Arsenal, on the other hand, is in wonderful financial shape. Debt on property is normal.

    Quantitative easing, ie printing money, is likely to result in massive inflation. That means that ManU and Liverpool will probably escape as their debt is in today’s money, which will be worth much less in the future. Arsenal will also benefit as its mortgage bond is inflated away.

    I would like to see more discussion of a 433. With six or seven great forwards, I cannot see how we can play any other system and keep the players happy. Cesc & Rosicky are as good as Xavi & Iniesta, and Nasri & Diaby are great backup.

  • jbh

    Yes all well and good but what if Kroenke buys the club as so many seem to be in favour of, and he does a “Glazer” with it – effectively buying it with debt. As he will be a 100% owner he will not need to be transparent with his dealings or over how much he takes out of the club in earnings.
    Usmanov is the same.
    The fact that the Board are being quite parsimonious with the money re salaries and transfer budget suggests to me that they are very keen to get the best price when eventually selling out to Kroenke.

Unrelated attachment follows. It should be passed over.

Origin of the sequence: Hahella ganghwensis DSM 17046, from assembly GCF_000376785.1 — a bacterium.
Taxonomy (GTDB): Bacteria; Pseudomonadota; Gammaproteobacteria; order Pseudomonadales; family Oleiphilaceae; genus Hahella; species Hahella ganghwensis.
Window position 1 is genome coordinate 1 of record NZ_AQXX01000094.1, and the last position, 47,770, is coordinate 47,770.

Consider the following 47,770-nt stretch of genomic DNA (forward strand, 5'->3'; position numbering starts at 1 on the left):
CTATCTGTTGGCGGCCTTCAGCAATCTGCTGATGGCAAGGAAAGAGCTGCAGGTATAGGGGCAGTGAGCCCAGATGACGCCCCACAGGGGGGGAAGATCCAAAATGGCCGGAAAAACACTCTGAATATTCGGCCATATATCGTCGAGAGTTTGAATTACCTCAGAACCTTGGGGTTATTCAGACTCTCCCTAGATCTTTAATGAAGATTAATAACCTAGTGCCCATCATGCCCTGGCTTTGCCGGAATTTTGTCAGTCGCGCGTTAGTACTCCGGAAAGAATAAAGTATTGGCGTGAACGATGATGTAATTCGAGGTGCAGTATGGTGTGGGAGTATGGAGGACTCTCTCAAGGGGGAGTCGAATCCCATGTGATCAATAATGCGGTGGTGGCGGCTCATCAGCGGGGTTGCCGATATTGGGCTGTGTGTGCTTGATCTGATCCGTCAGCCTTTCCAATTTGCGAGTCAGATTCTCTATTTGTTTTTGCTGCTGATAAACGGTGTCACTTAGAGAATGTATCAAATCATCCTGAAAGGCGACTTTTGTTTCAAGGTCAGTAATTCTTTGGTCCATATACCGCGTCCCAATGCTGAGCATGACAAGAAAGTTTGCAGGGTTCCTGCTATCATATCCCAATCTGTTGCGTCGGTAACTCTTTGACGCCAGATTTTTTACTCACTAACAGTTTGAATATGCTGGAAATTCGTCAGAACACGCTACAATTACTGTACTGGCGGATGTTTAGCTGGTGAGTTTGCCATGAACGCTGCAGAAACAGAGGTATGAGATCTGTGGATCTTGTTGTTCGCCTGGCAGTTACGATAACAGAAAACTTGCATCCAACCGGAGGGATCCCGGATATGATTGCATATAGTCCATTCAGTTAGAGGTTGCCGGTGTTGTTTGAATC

Abramovich I believe is a “one-off” who is not concerned by the money side of things (so far) and treats it as a hobby. Usmanov and Kroenke are hard headed business people who will not do anything unless there is a good likelihood of big returns for them.

  • jbh

    You missed commenting on the second part of the Henry interview last night (wonder why?) in which in response to a question about 2006 he said it was the biggest disappointment of his career and that Arsenal is his club and will always have his heart.

  • Nhan Le

    jbh,

    For all our suspicion against Kroenke and Usmanov, I observe that these two have learned from the Glazer experience and have potentials to be good owners. They went in slowly and tried to stave off any public media tensions with fans. They understand that much of Arsenal’s assets are not the stadium or even the personnel but the fan-base as well. They also understand that bear-knuckle capitalism imposes high costs when someone as financially lame-duck as Peter Hill-Wood has such a huge effect on the club’s public relation. So instead of taking on Hill-Wood, Kroenke and Usmanov pretended to fight against each so that the Hill-Wood people get the credit of favoring one over the other as the better future owner of the club.